U.S. Drought Monitor Report for the Week Ending May 7 (Text)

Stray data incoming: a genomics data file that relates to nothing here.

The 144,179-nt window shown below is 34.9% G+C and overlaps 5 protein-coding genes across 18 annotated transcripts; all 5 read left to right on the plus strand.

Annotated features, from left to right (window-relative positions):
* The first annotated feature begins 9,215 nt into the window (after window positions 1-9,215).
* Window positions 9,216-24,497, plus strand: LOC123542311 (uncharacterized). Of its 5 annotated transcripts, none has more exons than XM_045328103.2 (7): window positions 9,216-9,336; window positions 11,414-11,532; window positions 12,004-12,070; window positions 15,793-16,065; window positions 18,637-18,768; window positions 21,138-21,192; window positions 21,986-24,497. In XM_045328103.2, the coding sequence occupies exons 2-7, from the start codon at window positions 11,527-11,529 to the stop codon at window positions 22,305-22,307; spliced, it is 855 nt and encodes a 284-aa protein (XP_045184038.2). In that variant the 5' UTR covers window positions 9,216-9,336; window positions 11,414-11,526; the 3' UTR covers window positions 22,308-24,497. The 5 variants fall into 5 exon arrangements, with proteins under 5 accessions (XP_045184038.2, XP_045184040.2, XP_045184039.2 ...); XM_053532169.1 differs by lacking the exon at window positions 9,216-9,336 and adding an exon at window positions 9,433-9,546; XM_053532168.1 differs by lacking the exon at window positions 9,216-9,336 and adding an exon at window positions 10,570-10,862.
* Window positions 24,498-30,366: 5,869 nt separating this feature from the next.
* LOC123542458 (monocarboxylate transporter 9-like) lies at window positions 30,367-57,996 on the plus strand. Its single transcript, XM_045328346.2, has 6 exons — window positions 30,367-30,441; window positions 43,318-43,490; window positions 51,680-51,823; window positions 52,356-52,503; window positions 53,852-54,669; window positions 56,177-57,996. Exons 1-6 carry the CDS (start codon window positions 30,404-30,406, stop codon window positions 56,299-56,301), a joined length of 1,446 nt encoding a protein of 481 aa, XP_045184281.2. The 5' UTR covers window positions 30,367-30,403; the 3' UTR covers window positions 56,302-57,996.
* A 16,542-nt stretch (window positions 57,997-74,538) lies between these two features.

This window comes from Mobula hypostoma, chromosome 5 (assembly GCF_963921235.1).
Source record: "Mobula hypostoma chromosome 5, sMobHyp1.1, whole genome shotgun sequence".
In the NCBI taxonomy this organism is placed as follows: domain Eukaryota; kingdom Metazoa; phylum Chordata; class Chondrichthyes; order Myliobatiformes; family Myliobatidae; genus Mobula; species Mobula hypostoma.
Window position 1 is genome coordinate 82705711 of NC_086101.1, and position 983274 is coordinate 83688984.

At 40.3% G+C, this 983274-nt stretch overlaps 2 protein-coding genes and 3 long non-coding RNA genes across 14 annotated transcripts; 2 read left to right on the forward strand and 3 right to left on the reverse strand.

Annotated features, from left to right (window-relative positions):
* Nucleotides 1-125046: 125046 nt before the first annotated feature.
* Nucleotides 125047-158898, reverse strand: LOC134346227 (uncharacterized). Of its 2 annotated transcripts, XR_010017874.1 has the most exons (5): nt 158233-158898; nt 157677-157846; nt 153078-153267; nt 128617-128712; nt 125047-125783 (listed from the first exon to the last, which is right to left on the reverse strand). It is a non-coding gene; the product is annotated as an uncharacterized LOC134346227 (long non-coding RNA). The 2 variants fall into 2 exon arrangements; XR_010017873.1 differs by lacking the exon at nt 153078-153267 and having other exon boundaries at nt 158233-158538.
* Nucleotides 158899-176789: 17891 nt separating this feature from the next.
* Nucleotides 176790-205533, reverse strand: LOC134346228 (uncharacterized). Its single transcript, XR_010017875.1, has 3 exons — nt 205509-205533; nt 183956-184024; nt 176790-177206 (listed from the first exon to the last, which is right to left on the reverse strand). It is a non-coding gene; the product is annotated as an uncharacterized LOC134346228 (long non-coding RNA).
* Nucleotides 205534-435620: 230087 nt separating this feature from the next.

Weather Summary: Due to blocking high pressure over the northwestern Atlantic Ocean, a weather system in the Nation’s mid-section stalled and temporarily retrograded westward, dropping widespread moderate to heavy rains on the Mississippi and Tennessee Valleys, Southeast, and Florida. With the addition of a deep southward push of sub-freezing air into the central U.S., accumulating record-late May snows fell as far south as northwestern Arkansas and northeastern Oklahoma. Unfortunately, the moisture bypassed much of the West and southern Plains, and was blocked by the strong high pressure from entering the Northeast. As the period ended, however, enough moisture from an upper-air low off the southern California coast raised humidity levels, lowered winds, and generated widely-scattered showers in the West which aided firefighters battling the huge wild fire in the southern California coastal mountains. Farther east, the slow-moving storm was creeping northeastward into the mid- Atlantic. Most of the lower 48 States and Alaska recorded subnormal weekly temperatures, especially the Plains, with unseasonable warmth confined to the West, Southwest, eastern Great Lakes region, Ohio Valley, and New England. New England and mid-Atlantic: Strong high pressure off the Northeast coast kept much of the region precipitation free until after the cut off period (12Z Tuesday), further increasing short-term shortages. With many areas receiving less than half of normal precipitation at 30 and 60 days, and under 70 percent at 90 days, deficits at 30, 60, and 90 days rose to between 2 and 4, 3 and 6, and 4 to 7 inches, respectively. Accordingly, D0 was expanded northward and southward, now stretching from central Maine southward into southern West Virginia. In addition, where the deficits were the greatest at 90 days (northern West Virginia and south-central new England), and where the average USGS stream flows at 1, 7, and 14 days were below the tenth percentile (many at record lows on May 6), D1 was added. Fortunately, this is a time of year when stream flows can respond quickly to a good soaking. With southern New England still only one-third to one-half through green-up, the impacts of dry weather were not as obvious as they would be later in the spring. The dry weather, however, has elevated fire weather conditions in the interior. Southeast: Moderate to heavy rains fell on most of the remaining D0 to D2 areas in the Southeast, prompting additional improvements in the Carolinas, Georgia, southern Alabama, and Florida. In the Carolinas, the slow-moving storm dropped 1 to 2 inches of rain on the western areas of the D0, enough to reduce short and medium term deficits and remove abnormal dryness there. Locations in the eastern D0 area, however, measured under 0.5 inch, and D0 remained. In Georgia, 1.5 to 2 inches of rain near Augusta was enough to eliminate lingering long-term shortages, while heavier rains (2.5 to 6 inches) along the eastern coast eliminated the D1 and most of the D0. Glynn and McIntosh counties were kept at D0 as those two counties missed the intense rains that fell further to the south, in addition to lingering departures at 180 days. In southern Alabama, copious rains (7 to 11 inches) erased the small area of D0(L), producing surpluses at 90 and 180 days. In Florida, a very wet week for much of the state called for sweeping changes (1 and 2 category improvements, and in a few areas, 3 categories). South Florida had 2 to 6 inches, a 2 to 4 inch strip fell from Tampa to Orlando and Daytona Beach, and over 10 inches inundated the Jacksonville and St. Johns county areas. The Big Cypress Preserve had its highest April rainfall since 1970, and the entire South Florida Water Management District had its heaviest 7-day total for this time of the year. As a result, in north- central Florida, D2 was improved to D1, D0, or nothing (3 categories) in its eastern half as the rain totals increased toward the Atlantic Ocean. For example, most of Flagler County, with over 7 inches of rain, went from D2 to nothing. The western third of the D2 area, however, remained as amounts were much lower (less than an inch) in Levy, Citrus, and western Marion counties, with deficits still lingering at 90 days and USGS stream flows remaining in the lower tenth percentile. Elsewhere, most of the D1 was improved to D0 (except to no drought where the heaviest rains fell), and the former D0 areas eliminated. The Midwest: With a nearly stationary storm system located over the Nation’s midsection for days, ample moisture was pulled northward from the Gulf of Mexico, resulting in widespread heavy rains (more than 2 inches) from the central Gulf Coast northward into the western Great Lakes region. Where enough cold air mixed into the system, late-spring heavy snows blanketed parts of the Midwest (western Missouri, central Iowa, southeastern Minnesota, western Wisconsin), and as far south as northwestern Arkansas. As has been the precipitation pattern recently, the heaviest totals have fallen mainly along and east of the eastern edge of the main drought area, thus continuing a slow retreat of the drought toward the west. In north-central Wisconsin, snow melt and additional precipitation has caused many dam operators to release excess water. Rochester, MN, has already had its fourth wettest spring on record, with the rest of May yet to come. Ground water sensors in north-central Iowa have risen considerably during the past 2 months. In contrast, somewhat lower totals (1 to 1.5 inches) in western Iowa, combined with shallow well levels that are several feet lower than a year ago (although they have been rising recently), and low subsoil moisture estimates from USDA/NASS (4 percent very short and 24 percent short) tempered any major improvements here. However, the combination of wet and cool weather this year has definitely dented or eliminated the drought in much of the Midwest, and if these conditions continue, additional improvement is likely. With that said, a one category improvement was made in western Wisconsin, southeastern Minnesota, most of central Iowa, and western Missouri. The Plains and western Delta: This week’s precipitation was a miss, hit, and miss in the northern, central, and southern Plains, respectively. Fortunately, temperatures averaged well below normal (6 to 10 deg F) throughout the region, keeping the heat factor out of this week’s equation except in western portions of Texas, Oklahoma, and southwestern Kansas where highs topped 90 deg F early in the period. Unfortunately, the winter wheat crop, grown in much of the High Plains region, was rated poor or very poor (percent) in Colorado (56), Kansas (40), Nebraska (49), Oklahoma (45), South Dakota (62), and Texas (74), according to USDA/NASS. The U.S. pasture and range conditions are also starting off very poorly on the strength of drought from California to the Great Plains. This is mainly due to the poor previous year (2012) when all sorts of pasture and rangeland condition records were set. In the northern Plains, little or no precipitation fell on the Dakotas, with the exception of 0.7 to 1.5 inches in extreme southeastern South Dakota. In this area, some slight reductions of D2 and D3 were made as there were small surpluses at 180 days. However, similar to western Iowa subsoil conditions (see The Midwest), additional moisture will be required to bring conditions back to levels a year ago. According to USDA/NASS, South Dakota topsoil and subsoil moisture was 31 and 71 percent short or very short, respectively. In contrast, North Dakota was 16 and 34 percent short or very short, respectively. With changes made last week, the rest of the Dakotas remained unchanged. In the central Plains, the slow-moving storm system initially tracked out of the central Rockies and brought snow and rain to the central Plains. In western Nebraska (and southeastern Wyoming and northern Colorado), 1 to 2 inches of precipitation was enough to significantly reduce 180-day deficits, and in some cases, create 6-month surpluses (southeastern Wyoming and northern Colorado), justifying some reduction of D3 in parts of far western Nebraska, and a slight shrinkage of D4 in southwestern Nebraska. Farther east, widespread moderate precipitation (1 to 1.5 inches) provided some slight reduction of the D2 and D3 edges in eastern Nebraska, with most of this area now above normal at 6 months. However, 12-month deficits were still between 8 to 12 inches here, and with USDA/NASS topsoil and subsoil moisture levels still rated 46 and 84 percent short and very short, respectively, it will take many more rain events to fully recharge the entire soil profile. In Kansas, the heaviest precipitation (1.5 to 2.2 inches) fell on northeastern sections, with 1 to 1.5 inches occurring across the southeast. Lighter amounts, between 0.2 to 0.5 inches, with some of the precipitation falling as snow, were recorded across northwestern and north-central parts of the state. Most of eastern Kansas is now above normal during the past 90 days, but some deficits still remain at 6-months. And similar to eastern Nebraska, 12-months shortages were still large (12 to 16 inches). Accordingly, a one category improvement was made in the northeast while only minor changes made in the southeast due to the lingering long-term departures. In the southwest, little or no precipitation, growing shortages in the short and long term, and most indices indicating D4 conditions validated an eastward expansion of D4 in southwestern Kansas. To the north, enough precipitation (0.3 to 0.5 inches) fell to maintain D3 in northwestern Kansas. In the southern Plains and western Delta, light rain (less than 0.5 inch) was limited to northern and eastern Oklahoma, western Arkansas, and parts of central Texas. Little or no precipitation fell elsewhere. In northwestern Arkansas, some slight reduction of D0 was made where 1 to 1.5 inches of precipitation occurred, but was left where lingering 180-day deficits remained. In southwestern Arkansas, half inch of rain maintained conditions there. In Oklahoma, where at least 0.5 inches fell, no changes were made. Farther west, however, another dry week in the Panhandles of Oklahoma and Texas have effectively overcome the short-term moisture from the winter and has reverted back to impacts consistent with the long-term shortages. Some summer planting is being skipped, and cattle are being sold off. As a result, some degradations were made in the southern High Plains, including a significant increase in D3 and D4. In parts of coastal Texas that received substantial rains last week, the streams were still sustaining their flows, thus additional improvements were made from Corpus Christi to Galveston. Southwest and West: Except for widely-scattered light showers late in the period, much of the West saw no precipitation while experiencing above normal temperatures. The late period change of weather, however, was beneficial to wildfire fighters as higher humidity, lower winds, and scattered showers aided the fight to contain the large Spring blaze in the southern California coastal mountains. After a good start to the 2012-13 wet season (November and December were very wet), the January through April period was the complete opposite. In fact, the January-April precipitation percentiles were the driest on record in parts of western Oregon, most of northern and central California, northwestern Nevada, and parts of southwestern Montana, according to the WRCC. With the early good start to the West wet season largely forgotten with four consecutive months of very dry weather and declining basin average precipitation and snow water content values, D0 was added into central Idaho, most of Oregon, and southwestern Montana. Northern California and southern Oregon were similarly degraded by one category, from D0 to D1, while central California was increased from D1 to D2. Losses in rangeland grasses and pastures have been reported in California, with herds being moved to irrigated pastures. Areas in southern California that received light showers late in the period were left at D1 for now. In the Sierra Nevada basins, water year average precipitation ranged from 72 to 81 percent of normal, while the May 6 SWE at 0 to 45 percent. Slight increases in D2 and D3 were made in parts of Arizona where the medium-term deficits were the greatest. In New Mexico, a large expansion of D4 was made as both short and long-term conditions are near record low levels. Through March 2013, the past 30 months have been the driest such period on record. Much of the state reported under half of normal precipitation the past 6 months. The months of July, August, and September (JAS) are the 3 wettest consecutive months for New Mexico, coincident with the summer monsoon. The 2011 and 2012 JAS were the 14th and 9th driest on record, respectively, and another dry monsoon could be devastating. In southeastern New Mexico, the Brantley Reservoir, the largest reservoir on the Pecos, is currently at 1 percent of capacity. The combined storage on the 4 reservoir along the Pecos is at 25 percent of average. In the Hatch Valley, New Mexico’s chile belt, the Elephant Butte Reservoir, where Hatch irrigation water is stored, held the lowest amount of water available for irrigation in almost 100 years. Its storage capacity of 2.2 million acre feet was at 10 percent capacity, and will severely affect the farmers who must pump groundwater to make up for the lost river water. Hawaii, Alaska, and Puerto Rico: In Hawaii, showers over the weekend dropped 1 to 3 inches of rain on Kauai and Oahu, with lesser amounts on Molokai, Lanai, and Maui. Parts of western Oahu had their wettest April since the early 1990s, with April percentages running between 125 and 278. For example, Honolulu measured 1.75 inches (normal is 0.63 inches), or 278 percent of normal. As a result, D0 was removed from western Oahu. For Molokai, April was relatively dry, but this weekend’s cold front rains and VHI data suggest improvements. In response, west Molokai was improved from D1 to D0, but D2(L) was left near the Kualapuu Reservoir which was still at 20 percent mandatory water restrictions. On Maui, Ulupalakua Ranch (southwest slope of Haleakala) had its driest wet season (Oct-Apr) on record, resulting in expansion of the D3 toward the southeast of Maui. VHI data showed stress conditions over Kahoolawe, with Honokanaia (southwest Kahoolawe) measuring 0.08 inches, or 12 percent of normal April rainfall, and 1.07 inches since January 1, or 18 percent of normal. Accordingly, the small island went from D0 to D1. On the Big Island, coastal ranchers near South Point stated that they are down to one month of dry feed, and D1 was expanded eastward to include the lower elevations near South Point. East-facing slopes were also very dry in April (all stations reporting under half of normal rainfall), but so far there have not been any agricultural impacts. The remaining weeks of May will be important as to whether drought develops in this region. In south-central and southeastern Alaska, another wet and cold week (precipitation totals of 2 to 6 inches, average temperatures 2 to 6 deg F below normal), along with a cold and wet April, have built sufficient snow packs in south-central and southeastern sections of the state. The Alaskan SNOTEL basin average snow water equivalent (SWE) was above normal as of May 1 from the Chena and upper Tanana basins (182 to 254 percent of normal) in east-central Alaska southward to the Kenai Peninsula (115 to 181 percent of normal), as well as the southeastern Alaskan basins (148 percent of normal). Most stream flow forecasts will be at or above the long term average. Accordingly, the D0 was removed in south-central Alaska. Farther north, however, the Kuparuk average basin SWE (in north-central Alaska) stood at 76 percent of normal, thus the D1 remained there. Toward the end of the period, widespread moderate to heavy rains (1.5 to 5 inches) soaked much of Puerto Rico, especially the interior of the island, causing localized flash flooding and the closure of several roads. As a result, the last remaining small areas of D0 were removed. Looking Ahead: The next 5 days (May 9-13) favor wet weather across most of the eastern half of the Nation, with the heaviest totals expected in Colorado, from central Texas eastward to the Florida Panhandle, and from eastern Kansas northeastward into New England, with over 2 inches predicted in the latter area. Little or no rain is expected in most of the West, Southwest, north-central Plains, and upper Great Lakes region. Temperatures should average above normal in the Far West, Great Basin, and northern Rockies, and below normal in the eastern half of the U.S. and southern Rockies. For the ensuing 5 days (May 14-18), the odds favor above median precipitation in the southern High Plains (New Mexico and western Texas) and the northeastern quarter of the country. The highest probabilities for submedian rainfall include the Southeast, and from eastern Nevada to western Nebraska. Elsewhere there is no tilt in the odds. Probabilities for above- median temperatures are highest in the western half of the U.S., especially the Southwest, while submedian readings are most likely in the southeastern quarter of the Nation.